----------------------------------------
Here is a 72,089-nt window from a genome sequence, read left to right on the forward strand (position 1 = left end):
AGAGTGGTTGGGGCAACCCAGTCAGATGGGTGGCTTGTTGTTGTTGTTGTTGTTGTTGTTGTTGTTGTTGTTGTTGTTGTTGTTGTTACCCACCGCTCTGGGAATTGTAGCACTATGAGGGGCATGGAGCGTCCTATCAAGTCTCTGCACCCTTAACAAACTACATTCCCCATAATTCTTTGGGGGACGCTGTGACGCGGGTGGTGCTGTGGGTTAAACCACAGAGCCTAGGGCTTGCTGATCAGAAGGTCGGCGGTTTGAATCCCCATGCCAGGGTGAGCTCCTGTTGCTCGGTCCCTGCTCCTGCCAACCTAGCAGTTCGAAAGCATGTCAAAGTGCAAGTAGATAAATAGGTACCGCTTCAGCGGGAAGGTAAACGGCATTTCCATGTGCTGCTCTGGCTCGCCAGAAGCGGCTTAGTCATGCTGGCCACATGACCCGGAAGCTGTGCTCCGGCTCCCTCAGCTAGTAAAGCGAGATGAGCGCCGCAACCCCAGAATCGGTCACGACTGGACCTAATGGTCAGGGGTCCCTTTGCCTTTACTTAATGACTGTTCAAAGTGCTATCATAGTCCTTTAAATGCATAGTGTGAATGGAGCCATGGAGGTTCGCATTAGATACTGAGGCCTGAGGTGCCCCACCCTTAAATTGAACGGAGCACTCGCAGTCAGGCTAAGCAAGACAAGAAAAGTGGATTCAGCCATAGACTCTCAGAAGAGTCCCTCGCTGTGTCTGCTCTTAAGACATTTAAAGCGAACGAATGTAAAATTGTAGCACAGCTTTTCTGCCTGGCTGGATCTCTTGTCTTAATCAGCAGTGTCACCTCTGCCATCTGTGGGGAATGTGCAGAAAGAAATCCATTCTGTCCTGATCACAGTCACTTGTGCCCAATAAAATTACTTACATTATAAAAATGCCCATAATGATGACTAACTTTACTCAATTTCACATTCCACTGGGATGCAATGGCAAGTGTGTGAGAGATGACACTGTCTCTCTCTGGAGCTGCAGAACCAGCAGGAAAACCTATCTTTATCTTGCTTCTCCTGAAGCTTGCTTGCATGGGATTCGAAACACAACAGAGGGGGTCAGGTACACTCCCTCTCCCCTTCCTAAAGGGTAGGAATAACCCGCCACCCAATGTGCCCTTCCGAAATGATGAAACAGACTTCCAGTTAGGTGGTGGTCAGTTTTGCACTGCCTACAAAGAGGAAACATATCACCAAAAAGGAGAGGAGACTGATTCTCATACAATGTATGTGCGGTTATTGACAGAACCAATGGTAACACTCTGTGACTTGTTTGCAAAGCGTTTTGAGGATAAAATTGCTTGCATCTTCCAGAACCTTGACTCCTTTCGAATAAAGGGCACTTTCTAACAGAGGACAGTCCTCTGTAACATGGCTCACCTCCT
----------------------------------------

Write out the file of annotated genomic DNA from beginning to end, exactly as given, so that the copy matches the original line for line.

Here is a 72,089-nt window from a genome sequence, read left to right on the forward strand (position 1 = left end):
AGAGTGGTTGGGGCAACCCAGTCAGATGGGTGGCTTGTTGTTGTTGTTGTTGTTGTTGTTGTTGTTGTTGTTGTTGTTGTTGTTGTTACCCACCGCTCTGGGAATTGTAGCACTATGAGGGGCATGGAGCGTCCTATCAAGTCTCTGCACCCTTAACAAACTACATTCCCCATAATTCTTTGGGGGACGCTGTGACGCGGGTGGTGCTGTGGGTTAAACCACAGAGCCTAGGGCTTGCTGATCAGAAGGTCGGCGGTTTGAATCCCCATGCCAGGGTGAGCTCCTGTTGCTCGGTCCCTGCTCCTGCCAACCTAGCAGTTCGAAAGCATGTCAAAGTGCAAGTAGATAAATAGGTACCGCTTCAGCGGGAAGGTAAACGGCATTTCCATGTGCTGCTCTGGCTCGCCAGAAGCGGCTTAGTCATGCTGGCCACATGACCCGGAAGCTGTGCTCCGGCTCCCTCAGCTAGTAAAGCGAGATGAGCGCCGCAACCCCAGAATCGGTCACGACTGGACCTAATGGTCAGGGGTCCCTTTGCCTTTACTTAATGACTGTTCAAAGTGCTATCATAGTCCTTTAAATGCATAGTGTGAATGGAGCCATGGAGGTTCGCATTAGATACTGAGGCCTGAGGTGCCCCACCCTTAAATTGAACGGAGCACTCGCAGTCAGGCTAAGCAAGACAAGAAAAGTGGATTCAGCCATAGACTCTCAGAAGAGTCCCTCGCTGTGTCTGCTCTTAAGACATTTAAAGCGAACGAATGTAAAATTGTAGCACAGCTTTTCTGCCTGGCTGGATCTCTTGTCTTAATCAGCAGTGTCACCTCTGCCATCTGTGGGGAATGTGCAGAAAGAAATCCATTCTGTCCTGATCACAGTCACTTGTGCCCAATAAAATTACTTACATTATAAAAATGCCCATAATGATGACTAACTTTACTCAATTTCACATTCCACTGGGATGCAATGGCAAGTGTGTGAGAGATGACACTGTCTCTCTCTGGAGCTGCAGAACCAGCAGGAAAACCTATCTTTATCTTGCTTCTCCTGAAGCTTGCTTGCATGGGATTCGAAACACAACAGAGGGGGTCAGGTACACTCCCTCTCCCCTTCCTAAAGGGTAGGAATAACCCGCCACCCAATGTGCCCTTCCGAAATGATGAAACAGACTTCCAGTTAGGTGGTGGTCAGTTTTGCACTGCCTACAAAGAGGAAACATATCACCAAAAAGGAGAGGAGACTGATTCTCATACAATGTATGTGCGGTTATTGACAGAACCAATGGTAACACTCTGTGACTTGTTTGCAAAGCGTTTTGAGGATAAAATTGCTTGCATCTTCCAGAACCTTGACTCCTTTCGAATAAAGGGCACTTTCTAACAGAGGACAGTCCTCTGTAACATGGCTCACCTCCT